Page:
What is a Radon Fan? (with picture)

J. Leach
J. Leach
Difficulty breathing is a symptom of radon poisoning.
Difficulty breathing is a symptom of radon poisoning.

A radon fan is a device designed to mitigate and prevent the accumulation of radon gas within a home. Radon is a colorless, odorless, tasteless, and radioactive gas. As a carcinogen, it is feared that it may cause cancer, particularly lung cancer, if it is inhaled over long periods of time. It is a natural decay product of uranium, which is a very common element in the earth’s crust. In the 1980s, radon gas was recognized as a public health hazard, and public health warnings were issued in an effort to educate people about testing and mitigation methods.

Radon gas tends to be found in highest concentration in the lower levels of a building. It can even contaminate the water supply, if the house is attached to a well. The amount that accumulates within a particular domicile is dependent upon the amount of ventilation in the house, and concentrations can vary widely in different rooms.

In the United States, some of locations that have been found to have particularly high concentrations are Iowa and areas of the Appalachian Mountains in southwestern Pennsylvania. Iowa City has passed requirements that all new buildings must be radon resistant.

The first step when determining if a home has a radon gas problem is to test it. The tests are very simple and often inexpensive. One type of test has a collection unit that is hung in the lowest level of the living quarters for two to seven days. After the collection period is over, the test kit is sent to a laboratory for analysis. There are also kits that can test construction areas before a structure is placed built, to see if the site is prone to strong radon emissions.

If radon is detected in the home, it is often possible to mitigate the problem by altering the ventilation and installing a radon fan. A radon fan can control and ventilate the gas, and prevent it from accumulating to levels that may be dangerous to the inhabitants' health. Some cases may require a more complicated radon fan system that draws the radon out of the basement and ensures that all of the other areas of the home are well ventilated.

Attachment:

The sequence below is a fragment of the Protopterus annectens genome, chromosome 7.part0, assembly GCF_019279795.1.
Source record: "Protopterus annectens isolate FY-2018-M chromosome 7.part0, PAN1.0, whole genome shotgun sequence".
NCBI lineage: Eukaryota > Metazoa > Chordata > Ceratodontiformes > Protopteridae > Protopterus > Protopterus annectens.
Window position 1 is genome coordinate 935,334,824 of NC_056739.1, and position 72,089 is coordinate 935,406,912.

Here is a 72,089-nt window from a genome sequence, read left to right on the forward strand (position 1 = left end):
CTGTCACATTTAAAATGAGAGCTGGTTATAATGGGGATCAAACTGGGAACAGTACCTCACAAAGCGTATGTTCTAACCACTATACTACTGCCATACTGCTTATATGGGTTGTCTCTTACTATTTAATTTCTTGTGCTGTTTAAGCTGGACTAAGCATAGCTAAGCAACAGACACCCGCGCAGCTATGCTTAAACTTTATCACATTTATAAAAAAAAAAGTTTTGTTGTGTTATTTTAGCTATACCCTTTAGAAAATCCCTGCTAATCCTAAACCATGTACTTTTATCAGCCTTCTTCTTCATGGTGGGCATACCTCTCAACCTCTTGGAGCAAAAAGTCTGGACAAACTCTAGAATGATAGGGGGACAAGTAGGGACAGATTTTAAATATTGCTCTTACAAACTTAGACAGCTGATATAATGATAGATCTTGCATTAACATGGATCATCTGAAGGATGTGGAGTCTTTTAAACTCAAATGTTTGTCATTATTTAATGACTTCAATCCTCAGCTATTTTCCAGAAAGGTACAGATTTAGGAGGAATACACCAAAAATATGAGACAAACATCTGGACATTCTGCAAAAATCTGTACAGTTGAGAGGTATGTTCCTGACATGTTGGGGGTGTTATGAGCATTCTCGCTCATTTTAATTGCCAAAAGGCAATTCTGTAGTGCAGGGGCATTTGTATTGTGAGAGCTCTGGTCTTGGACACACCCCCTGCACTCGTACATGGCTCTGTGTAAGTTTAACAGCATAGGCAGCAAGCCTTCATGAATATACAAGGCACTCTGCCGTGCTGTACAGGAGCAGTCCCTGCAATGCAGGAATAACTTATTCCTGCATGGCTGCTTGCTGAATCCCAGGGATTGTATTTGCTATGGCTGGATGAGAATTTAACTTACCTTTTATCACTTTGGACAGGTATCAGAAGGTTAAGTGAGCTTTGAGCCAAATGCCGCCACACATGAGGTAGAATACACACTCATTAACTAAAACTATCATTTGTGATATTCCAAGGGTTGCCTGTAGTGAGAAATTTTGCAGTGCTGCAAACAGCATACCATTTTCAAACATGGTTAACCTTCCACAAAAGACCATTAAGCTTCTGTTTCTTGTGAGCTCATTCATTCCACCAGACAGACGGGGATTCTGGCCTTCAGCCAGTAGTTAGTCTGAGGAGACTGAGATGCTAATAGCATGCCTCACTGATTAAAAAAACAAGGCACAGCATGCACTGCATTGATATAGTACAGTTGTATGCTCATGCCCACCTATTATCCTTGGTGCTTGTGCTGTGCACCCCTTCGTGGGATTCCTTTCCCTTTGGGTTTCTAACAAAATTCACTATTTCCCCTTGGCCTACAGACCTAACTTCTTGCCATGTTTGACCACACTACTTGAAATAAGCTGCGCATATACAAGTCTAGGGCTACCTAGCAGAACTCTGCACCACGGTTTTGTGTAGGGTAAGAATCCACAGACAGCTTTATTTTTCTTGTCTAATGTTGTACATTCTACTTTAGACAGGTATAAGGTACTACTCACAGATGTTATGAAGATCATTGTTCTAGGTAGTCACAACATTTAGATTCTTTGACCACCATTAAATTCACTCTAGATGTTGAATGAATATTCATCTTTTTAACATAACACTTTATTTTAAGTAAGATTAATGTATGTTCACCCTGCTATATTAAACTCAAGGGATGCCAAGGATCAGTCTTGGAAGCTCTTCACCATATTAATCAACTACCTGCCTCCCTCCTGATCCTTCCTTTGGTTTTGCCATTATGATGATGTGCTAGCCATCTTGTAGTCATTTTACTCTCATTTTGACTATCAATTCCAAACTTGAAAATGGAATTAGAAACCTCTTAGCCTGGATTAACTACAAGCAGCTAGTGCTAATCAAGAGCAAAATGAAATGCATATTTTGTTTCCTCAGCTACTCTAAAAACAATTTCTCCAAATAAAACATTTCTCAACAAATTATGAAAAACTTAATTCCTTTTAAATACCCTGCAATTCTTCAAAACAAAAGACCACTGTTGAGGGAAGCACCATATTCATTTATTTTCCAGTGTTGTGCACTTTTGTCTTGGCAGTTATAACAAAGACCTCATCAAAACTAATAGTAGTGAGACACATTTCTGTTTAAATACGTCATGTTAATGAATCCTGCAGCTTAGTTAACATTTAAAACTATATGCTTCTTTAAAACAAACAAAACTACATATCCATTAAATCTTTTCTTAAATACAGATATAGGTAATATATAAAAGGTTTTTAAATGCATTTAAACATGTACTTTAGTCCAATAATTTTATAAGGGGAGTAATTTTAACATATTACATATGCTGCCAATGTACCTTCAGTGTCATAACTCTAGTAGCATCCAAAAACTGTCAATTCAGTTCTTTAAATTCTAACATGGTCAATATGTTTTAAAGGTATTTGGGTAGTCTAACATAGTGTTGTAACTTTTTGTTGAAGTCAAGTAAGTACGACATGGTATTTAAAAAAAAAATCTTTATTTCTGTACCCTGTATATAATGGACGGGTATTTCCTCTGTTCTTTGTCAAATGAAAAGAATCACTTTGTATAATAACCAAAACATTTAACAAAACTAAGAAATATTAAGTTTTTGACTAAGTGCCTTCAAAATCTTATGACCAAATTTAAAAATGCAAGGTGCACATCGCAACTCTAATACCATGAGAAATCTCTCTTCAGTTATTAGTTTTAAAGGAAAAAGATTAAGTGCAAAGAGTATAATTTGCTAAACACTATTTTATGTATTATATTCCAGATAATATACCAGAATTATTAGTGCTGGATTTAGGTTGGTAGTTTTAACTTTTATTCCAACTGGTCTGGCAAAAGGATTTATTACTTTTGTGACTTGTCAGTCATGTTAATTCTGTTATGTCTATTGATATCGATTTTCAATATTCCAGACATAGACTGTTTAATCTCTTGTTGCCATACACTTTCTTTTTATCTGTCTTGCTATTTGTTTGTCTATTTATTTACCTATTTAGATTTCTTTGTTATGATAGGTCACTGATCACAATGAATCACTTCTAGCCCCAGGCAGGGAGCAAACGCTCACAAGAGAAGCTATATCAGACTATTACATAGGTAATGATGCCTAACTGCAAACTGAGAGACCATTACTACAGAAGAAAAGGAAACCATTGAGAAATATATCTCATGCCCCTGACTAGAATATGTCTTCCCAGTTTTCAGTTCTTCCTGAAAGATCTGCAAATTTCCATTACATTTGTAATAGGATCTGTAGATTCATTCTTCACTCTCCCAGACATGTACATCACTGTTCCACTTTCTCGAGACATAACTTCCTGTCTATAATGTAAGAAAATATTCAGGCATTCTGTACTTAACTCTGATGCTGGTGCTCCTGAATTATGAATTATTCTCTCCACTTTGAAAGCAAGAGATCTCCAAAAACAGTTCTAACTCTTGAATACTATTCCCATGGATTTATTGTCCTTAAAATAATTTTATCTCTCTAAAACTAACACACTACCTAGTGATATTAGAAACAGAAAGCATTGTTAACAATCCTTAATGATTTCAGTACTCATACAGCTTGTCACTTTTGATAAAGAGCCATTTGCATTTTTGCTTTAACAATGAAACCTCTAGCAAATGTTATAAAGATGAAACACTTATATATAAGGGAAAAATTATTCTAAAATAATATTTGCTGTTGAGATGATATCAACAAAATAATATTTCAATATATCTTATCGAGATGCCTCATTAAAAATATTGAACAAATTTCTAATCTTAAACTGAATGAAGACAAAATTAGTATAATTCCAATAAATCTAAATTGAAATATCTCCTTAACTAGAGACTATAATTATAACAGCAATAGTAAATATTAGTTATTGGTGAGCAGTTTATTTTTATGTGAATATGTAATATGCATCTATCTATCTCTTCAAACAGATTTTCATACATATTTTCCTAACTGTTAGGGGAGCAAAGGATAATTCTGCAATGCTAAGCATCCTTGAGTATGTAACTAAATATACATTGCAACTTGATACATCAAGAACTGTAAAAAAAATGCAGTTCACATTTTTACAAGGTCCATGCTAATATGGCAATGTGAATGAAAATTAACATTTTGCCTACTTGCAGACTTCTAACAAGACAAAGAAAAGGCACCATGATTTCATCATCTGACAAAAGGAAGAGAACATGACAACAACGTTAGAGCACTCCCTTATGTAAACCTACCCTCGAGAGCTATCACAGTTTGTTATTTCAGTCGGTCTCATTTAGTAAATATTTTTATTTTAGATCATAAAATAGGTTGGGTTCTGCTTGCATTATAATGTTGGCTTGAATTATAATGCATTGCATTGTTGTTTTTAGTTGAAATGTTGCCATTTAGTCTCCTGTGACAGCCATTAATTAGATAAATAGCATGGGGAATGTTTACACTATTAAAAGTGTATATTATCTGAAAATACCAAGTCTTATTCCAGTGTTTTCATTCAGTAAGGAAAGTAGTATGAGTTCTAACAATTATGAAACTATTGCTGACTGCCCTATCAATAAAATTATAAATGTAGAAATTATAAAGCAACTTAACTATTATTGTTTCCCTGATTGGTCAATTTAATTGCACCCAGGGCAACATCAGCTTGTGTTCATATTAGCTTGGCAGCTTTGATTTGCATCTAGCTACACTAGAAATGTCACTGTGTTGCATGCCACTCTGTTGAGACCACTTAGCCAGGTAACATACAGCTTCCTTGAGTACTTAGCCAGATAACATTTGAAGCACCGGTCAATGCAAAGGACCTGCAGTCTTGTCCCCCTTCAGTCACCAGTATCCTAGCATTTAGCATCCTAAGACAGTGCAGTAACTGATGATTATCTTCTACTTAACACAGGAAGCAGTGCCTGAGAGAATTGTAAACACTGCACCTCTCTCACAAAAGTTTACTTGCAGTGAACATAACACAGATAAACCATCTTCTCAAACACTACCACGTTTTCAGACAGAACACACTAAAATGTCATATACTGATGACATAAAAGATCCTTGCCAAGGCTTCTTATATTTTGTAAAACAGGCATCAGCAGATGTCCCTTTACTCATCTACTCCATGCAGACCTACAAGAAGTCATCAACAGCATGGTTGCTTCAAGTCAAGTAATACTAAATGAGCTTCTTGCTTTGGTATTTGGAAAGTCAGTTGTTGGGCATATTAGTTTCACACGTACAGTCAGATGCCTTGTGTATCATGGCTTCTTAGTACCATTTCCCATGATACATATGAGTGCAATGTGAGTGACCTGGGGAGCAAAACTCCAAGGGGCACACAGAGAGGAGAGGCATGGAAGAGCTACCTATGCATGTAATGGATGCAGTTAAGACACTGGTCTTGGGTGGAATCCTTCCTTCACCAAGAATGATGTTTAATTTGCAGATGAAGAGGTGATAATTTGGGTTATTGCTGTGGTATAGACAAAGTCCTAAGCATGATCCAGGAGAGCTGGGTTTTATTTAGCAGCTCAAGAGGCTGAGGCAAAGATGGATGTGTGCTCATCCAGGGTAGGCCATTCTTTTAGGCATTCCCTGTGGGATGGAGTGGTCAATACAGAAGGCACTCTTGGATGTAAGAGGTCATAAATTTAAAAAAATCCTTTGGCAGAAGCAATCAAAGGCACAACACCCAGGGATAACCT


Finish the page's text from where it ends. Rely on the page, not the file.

When a home has a crawl space area underneath it, rather than a basement, a radon fan exhaust system can be put under the building. A barrier should also be installed between the home and the crawl space, which can be as simple as a plastic sheet. These steps can help prevent the gas from building up in the home itself.

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Discussion Comments


Buy a radon vent fan if this makes you feel better, but most houses don't need them. You should first have the test for radon done and then make your decision. People have been living with and breathing radon gas since there have been people on earth.

For some reason there is this wide spread fear of radon when there are no studies of any significance that can say that breathing radon gas has lead to an increase in cancer in people. Most studies have shown that there is no increased risk of cancer because of radon gas in houses.

Like I said, buy the radon gas fan if that makes you feel better, but chances are you don't need it.


@Laotionne - You really should do some research and read more about radon gas and how harmful it can be. Radon is in the ground and the gas is being released virtually everywhere in the world each day. Radon gas isn't a man-made problem. The gas is simply part of our environment, and it's here to stay.

As the article says, there is more of the radon in certain areas, but you might still be breathing it regardless of where you live. People in Iowa and Pennsylvania may be in a better place because they are aware of the dangers and they have taken measures to protect themselves. Many of us are simply living in ignorance, unaware of the danger around us.


Reading this article makes me wonder just how concerned I should be about radon gas in my home. I don't live in Iowa or the Appalachian Mountains of southwestern Pennsylvania, so should I assume radon is not a threat to me, or do I need to go out and buy a radon gas fan?

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    • Difficulty breathing is a symptom of radon poisoning.
      Difficulty breathing is a symptom of radon poisoning.